Tokyo Jungle is an insane concept that boggles the mind, but you’re going to have fun with it. Unless the idea of fighting other animals and turning them into food upsets you, then you’re going to hate it. To survive in this animal-run world, you’ll need to master stealth mechanics, like hiding in a cardboard box – and no, we’re not kidding – and chow down on your fellow four-legged friends.

The game is strange, but you can’t hold that against it when that strangeness winds up being mostly entertaining.


3. Gato Roboto

Gato Roboto
Gato Roboto

Developer: Doinksoft
Publisher: Devolver Digital

Platform(s): PC, Xbox One, Switch

We thought Stray would be the coolest cat-themed game for quite a long time. Then we remembered three years ago, Devolver Digital released Gato Roboto, a fast-paced Metroidvania that’s literally about a cat in a mech suit.

This stylistic and chaotic romp sends a battle-hardened kitten into a frantic firefight against animal-controlled robots and all manner of mechanical oddities. The old-school black-and-white color scheme can make it difficult to follow the action onscreen, but also serves to appeal to players that love the nostalgia of classic side-scrollers.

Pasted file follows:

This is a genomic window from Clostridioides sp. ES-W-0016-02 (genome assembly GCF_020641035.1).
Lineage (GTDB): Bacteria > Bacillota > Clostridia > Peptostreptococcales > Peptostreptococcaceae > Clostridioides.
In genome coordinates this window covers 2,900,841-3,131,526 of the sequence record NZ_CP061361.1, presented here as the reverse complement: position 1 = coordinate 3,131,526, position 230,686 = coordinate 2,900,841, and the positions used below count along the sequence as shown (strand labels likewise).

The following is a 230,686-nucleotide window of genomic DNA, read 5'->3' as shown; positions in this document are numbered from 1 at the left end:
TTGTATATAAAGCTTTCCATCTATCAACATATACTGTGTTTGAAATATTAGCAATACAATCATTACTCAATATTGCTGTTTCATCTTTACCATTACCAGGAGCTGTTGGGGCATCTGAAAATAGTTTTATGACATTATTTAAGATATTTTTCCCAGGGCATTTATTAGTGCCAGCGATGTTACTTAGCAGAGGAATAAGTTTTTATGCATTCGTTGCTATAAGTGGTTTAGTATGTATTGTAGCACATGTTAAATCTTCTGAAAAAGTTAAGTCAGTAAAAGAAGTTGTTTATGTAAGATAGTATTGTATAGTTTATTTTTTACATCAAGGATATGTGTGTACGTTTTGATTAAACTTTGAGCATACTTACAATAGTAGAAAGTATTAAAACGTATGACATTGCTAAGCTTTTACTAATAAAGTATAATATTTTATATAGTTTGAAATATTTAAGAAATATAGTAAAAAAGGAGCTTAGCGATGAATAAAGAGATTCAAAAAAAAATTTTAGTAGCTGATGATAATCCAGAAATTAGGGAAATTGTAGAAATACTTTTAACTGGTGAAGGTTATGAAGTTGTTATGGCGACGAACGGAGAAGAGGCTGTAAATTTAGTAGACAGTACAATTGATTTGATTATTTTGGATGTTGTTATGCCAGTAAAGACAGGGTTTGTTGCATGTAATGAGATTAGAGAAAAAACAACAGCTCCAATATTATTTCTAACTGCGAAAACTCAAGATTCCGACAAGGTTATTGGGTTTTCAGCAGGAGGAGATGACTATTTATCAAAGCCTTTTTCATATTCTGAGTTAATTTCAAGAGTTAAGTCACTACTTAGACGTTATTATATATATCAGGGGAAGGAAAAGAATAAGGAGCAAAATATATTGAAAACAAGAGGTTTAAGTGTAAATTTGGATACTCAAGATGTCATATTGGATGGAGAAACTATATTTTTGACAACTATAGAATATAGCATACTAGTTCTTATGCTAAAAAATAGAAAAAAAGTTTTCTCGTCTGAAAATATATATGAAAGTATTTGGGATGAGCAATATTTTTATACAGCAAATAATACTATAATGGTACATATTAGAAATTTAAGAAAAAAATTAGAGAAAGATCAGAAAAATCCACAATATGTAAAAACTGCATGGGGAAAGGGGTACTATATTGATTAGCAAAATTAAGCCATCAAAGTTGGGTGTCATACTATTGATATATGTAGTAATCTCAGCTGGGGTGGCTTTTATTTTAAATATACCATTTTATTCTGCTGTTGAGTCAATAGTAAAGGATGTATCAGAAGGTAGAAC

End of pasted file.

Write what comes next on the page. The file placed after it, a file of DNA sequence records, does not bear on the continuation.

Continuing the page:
It parallels Stray in that both games feature cats and robots, but they couldn’t be any more different when it comes to gameplay. Still, if you love felines, you’re going to want to get lost in the antics of crafty little Gato Roboto.


4. Cat Quest

Cat Quest
Cat Quest

Developer: The Gentlebros
Publisher: PQube

Platform(s): PC, PS4, Switch, iOS, Android

Picture Dragon Quest, but remove everything and replace it all with feline characters and cat references. That’s ultimately Cat Quest. The Gentlebros did actually look to Dragon Quest for inspiration for this attractive dungeon crawler, and the team didn’t skimp when it came to cat-ifying the fantastical land of Felingard.

Beneath the overlay of cat fanaticism is a clever RPG with character progression and quite a bit of exploration across a detailed open world. Even the real-time combat is engaging enough to keep all the cutesy kitten talk from dulling down the experience.

Cat Quest is full of meows and purrs, but it is really a fully fleshed-out RPG underneath all the cat puns. The top-down perspective allowed The Gentlebros to experiment with a unique art style, and the result is something vibrant, flashy, and surprisingly full of content.


5. Biomutant


Developer: Experiment 101
Publisher: THQ Nordic

Platform(s): PC, PS4, Xbox One

Take control of a custom-made anthropomorphic warrior and fight your way through a branching narrative revolving around the fabled “Tree of Life.” There’s quite a bit of customization in Biomutant which starts with a sizable character creation and ends with a robust crafting system that produces some of the game’s best weapons.